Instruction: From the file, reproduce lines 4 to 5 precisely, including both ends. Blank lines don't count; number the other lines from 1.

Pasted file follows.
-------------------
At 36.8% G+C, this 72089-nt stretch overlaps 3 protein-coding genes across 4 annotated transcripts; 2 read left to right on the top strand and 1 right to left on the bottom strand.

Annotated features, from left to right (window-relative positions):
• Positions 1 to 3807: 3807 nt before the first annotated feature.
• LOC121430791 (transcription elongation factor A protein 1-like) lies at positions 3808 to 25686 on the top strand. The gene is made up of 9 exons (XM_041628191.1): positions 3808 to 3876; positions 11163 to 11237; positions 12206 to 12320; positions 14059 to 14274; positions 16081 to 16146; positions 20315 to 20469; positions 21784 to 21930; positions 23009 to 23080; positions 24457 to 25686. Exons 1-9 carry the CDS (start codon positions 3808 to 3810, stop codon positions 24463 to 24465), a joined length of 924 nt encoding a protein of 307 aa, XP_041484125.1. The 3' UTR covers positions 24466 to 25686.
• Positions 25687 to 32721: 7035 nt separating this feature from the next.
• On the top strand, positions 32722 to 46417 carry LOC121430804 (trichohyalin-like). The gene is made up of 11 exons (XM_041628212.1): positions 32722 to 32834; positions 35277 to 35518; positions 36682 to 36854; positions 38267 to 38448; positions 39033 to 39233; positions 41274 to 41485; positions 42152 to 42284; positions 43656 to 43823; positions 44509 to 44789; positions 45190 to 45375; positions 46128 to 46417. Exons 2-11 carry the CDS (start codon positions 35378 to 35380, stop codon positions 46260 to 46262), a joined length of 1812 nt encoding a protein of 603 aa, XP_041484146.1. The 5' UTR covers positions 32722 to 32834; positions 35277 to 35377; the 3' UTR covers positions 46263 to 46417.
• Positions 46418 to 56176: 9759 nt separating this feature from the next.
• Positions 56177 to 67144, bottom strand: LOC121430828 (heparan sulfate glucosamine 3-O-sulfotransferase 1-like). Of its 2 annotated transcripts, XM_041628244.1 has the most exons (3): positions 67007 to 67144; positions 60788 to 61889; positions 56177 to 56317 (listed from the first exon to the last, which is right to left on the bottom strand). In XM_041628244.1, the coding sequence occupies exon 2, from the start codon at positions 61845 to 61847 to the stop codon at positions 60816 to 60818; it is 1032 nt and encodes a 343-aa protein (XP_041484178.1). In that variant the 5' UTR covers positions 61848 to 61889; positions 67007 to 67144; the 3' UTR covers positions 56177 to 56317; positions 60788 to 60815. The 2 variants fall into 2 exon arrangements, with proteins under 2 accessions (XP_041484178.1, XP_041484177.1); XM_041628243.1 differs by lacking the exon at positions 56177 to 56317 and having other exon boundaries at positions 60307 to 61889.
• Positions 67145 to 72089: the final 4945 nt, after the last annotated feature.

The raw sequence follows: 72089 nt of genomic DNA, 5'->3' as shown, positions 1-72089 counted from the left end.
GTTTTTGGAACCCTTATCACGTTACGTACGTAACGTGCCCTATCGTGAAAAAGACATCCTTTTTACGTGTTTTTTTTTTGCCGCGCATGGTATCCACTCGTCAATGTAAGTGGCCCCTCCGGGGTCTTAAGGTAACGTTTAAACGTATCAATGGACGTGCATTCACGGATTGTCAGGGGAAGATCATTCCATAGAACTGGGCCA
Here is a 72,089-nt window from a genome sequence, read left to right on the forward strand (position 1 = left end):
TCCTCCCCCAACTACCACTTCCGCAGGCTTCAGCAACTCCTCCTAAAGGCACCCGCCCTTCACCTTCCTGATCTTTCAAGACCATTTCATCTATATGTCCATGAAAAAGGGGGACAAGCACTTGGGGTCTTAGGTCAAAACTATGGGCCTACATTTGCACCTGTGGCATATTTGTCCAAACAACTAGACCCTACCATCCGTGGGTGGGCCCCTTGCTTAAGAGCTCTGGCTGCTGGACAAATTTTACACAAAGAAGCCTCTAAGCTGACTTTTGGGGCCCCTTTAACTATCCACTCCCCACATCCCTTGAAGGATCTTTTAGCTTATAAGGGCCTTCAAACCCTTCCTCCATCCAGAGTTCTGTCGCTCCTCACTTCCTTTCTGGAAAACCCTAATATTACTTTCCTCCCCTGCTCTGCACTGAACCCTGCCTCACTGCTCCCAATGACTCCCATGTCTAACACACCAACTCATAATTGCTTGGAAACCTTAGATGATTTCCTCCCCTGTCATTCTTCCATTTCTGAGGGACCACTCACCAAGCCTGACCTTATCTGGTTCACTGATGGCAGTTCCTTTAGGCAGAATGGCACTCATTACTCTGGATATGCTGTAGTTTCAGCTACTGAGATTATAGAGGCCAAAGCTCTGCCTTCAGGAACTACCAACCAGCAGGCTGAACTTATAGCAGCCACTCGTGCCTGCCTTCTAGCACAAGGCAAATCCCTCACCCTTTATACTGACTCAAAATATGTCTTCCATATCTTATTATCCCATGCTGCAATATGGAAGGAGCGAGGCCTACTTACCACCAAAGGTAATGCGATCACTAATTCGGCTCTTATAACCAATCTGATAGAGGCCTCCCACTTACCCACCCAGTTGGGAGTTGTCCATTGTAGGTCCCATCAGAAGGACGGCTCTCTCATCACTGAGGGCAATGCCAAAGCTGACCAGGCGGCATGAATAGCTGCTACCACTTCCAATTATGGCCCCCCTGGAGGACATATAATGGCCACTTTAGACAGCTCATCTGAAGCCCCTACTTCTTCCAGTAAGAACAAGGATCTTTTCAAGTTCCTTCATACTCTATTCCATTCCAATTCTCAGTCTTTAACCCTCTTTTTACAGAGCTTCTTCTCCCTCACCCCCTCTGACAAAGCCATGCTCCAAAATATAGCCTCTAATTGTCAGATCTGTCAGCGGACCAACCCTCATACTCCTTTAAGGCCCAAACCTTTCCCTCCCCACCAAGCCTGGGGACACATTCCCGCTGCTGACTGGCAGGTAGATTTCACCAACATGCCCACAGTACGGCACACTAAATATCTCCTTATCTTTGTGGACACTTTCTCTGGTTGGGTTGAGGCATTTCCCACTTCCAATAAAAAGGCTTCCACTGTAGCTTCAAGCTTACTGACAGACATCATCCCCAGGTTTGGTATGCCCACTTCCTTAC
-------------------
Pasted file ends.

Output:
• LOC121430791 (transcription elongation factor A protein 1-like) lies at positions 3808 to 25686 on the top strand. The gene is made up of 9 exons (XM_041628191.1): positions 3808 to 3876; positions 11163 to 11237; positions 12206 to 12320; positions 14059 to 14274; positions 16081 to 16146; positions 20315 to 20469; positions 21784 to 21930; positions 23009 to 23080; positions 24457 to 25686. Exons 1-9 carry the CDS (start codon positions 3808 to 3810, stop codon positions 24463 to 24465), a joined length of 924 nt encoding a protein of 307 aa, XP_041484125.1. The 3' UTR covers positions 24466 to 25686.
• Positions 25687 to 32721: 7035 nt separating this feature from the next.